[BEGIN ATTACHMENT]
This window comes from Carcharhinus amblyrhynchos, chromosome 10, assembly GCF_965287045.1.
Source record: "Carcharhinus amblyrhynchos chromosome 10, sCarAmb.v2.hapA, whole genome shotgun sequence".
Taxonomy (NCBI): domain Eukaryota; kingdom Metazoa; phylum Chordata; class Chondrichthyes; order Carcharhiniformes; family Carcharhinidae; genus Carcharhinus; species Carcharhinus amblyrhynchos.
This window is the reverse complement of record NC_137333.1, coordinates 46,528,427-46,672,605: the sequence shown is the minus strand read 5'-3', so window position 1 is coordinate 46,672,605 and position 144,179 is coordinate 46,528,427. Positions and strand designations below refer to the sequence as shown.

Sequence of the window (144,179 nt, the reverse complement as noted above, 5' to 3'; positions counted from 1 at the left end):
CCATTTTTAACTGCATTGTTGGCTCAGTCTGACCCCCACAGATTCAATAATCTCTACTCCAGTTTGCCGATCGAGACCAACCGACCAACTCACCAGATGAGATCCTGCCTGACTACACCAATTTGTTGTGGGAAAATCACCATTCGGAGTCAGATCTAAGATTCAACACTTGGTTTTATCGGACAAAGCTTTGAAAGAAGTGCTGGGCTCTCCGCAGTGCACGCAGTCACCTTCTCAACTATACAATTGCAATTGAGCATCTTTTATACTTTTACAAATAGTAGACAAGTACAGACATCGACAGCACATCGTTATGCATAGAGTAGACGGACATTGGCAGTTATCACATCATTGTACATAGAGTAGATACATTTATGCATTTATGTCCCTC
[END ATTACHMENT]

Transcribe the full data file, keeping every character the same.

This window comes from Carcharhinus amblyrhynchos, chromosome 10, assembly GCF_965287045.1.
Source record: "Carcharhinus amblyrhynchos chromosome 10, sCarAmb.v2.hapA, whole genome shotgun sequence".
Taxonomy (NCBI): domain Eukaryota; kingdom Metazoa; phylum Chordata; class Chondrichthyes; order Carcharhiniformes; family Carcharhinidae; genus Carcharhinus; species Carcharhinus amblyrhynchos.
This window is the reverse complement of record NC_137333.1, coordinates 46,528,427-46,672,605: the sequence shown is the minus strand read 5'-3', so window position 1 is coordinate 46,672,605 and position 144,179 is coordinate 46,528,427. Positions and strand designations below refer to the sequence as shown.

Sequence of the window (144,179 nt, the reverse complement as noted above, 5' to 3'; positions counted from 1 at the left end):
CCATTTTTAACTGCATTGTTGGCTCAGTCTGACCCCCACAGATTCAATAATCTCTACTCCAGTTTGCCGATCGAGACCAACCGACCAACTCACCAGATGAGATCCTGCCTGACTACACCAATTTGTTGTGGGAAAATCACCATTCGGAGTCAGATCTAAGATTCAACACTTGGTTTTATCGGACAAAGCTTTGAAAGAAGTGCTGGGCTCTCCGCAGTGCACGCAGTCACCTTCTCAACTATACAATTGCAATTGAGCATCTTTTATACTTTTACAAATAGTAGACAAGTACAGACATCGACAGCACATCGTTATGCATAGAGTAGACGGACATTGGCAGTTATCACATCATTGTACATAGAGTAGATACATTTATGCATTTATGTCCCTC